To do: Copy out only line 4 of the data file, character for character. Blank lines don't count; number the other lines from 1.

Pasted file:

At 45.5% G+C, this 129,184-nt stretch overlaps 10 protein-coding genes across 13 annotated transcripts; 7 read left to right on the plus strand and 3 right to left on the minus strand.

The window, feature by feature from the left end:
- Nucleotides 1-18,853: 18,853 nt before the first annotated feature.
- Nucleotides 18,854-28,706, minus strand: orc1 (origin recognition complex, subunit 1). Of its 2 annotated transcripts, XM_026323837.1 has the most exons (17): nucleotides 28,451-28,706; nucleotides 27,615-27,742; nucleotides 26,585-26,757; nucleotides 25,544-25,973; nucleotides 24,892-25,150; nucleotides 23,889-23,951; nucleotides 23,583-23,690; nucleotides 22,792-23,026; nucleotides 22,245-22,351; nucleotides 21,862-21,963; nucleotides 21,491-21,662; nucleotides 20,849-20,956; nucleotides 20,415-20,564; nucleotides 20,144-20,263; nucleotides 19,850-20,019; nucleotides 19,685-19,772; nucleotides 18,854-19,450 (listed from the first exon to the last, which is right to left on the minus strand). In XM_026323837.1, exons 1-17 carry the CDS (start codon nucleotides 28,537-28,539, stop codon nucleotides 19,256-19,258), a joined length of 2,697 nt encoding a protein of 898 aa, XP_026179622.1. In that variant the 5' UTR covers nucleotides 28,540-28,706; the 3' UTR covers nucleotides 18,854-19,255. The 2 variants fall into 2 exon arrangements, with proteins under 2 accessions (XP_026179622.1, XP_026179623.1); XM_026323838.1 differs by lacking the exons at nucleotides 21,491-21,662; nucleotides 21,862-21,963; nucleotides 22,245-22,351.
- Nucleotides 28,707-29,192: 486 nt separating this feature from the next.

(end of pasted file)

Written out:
- Nucleotides 18,854-28,706, minus strand: orc1 (origin recognition complex, subunit 1). Of its 2 annotated transcripts, XM_026323837.1 has the most exons (17): nucleotides 28,451-28,706; nucleotides 27,615-27,742; nucleotides 26,585-26,757; nucleotides 25,544-25,973; nucleotides 24,892-25,150; nucleotides 23,889-23,951; nucleotides 23,583-23,690; nucleotides 22,792-23,026; nucleotides 22,245-22,351; nucleotides 21,862-21,963; nucleotides 21,491-21,662; nucleotides 20,849-20,956; nucleotides 20,415-20,564; nucleotides 20,144-20,263; nucleotides 19,850-20,019; nucleotides 19,685-19,772; nucleotides 18,854-19,450 (listed from the first exon to the last, which is right to left on the minus strand). In XM_026323837.1, exons 1-17 carry the CDS (start codon nucleotides 28,537-28,539, stop codon nucleotides 19,256-19,258), a joined length of 2,697 nt encoding a protein of 898 aa, XP_026179622.1. In that variant the 5' UTR covers nucleotides 28,540-28,706; the 3' UTR covers nucleotides 18,854-19,255. The 2 variants fall into 2 exon arrangements, with proteins under 2 accessions (XP_026179622.1, XP_026179623.1); XM_026323838.1 differs by lacking the exons at nucleotides 21,491-21,662; nucleotides 21,862-21,963; nucleotides 22,245-22,351.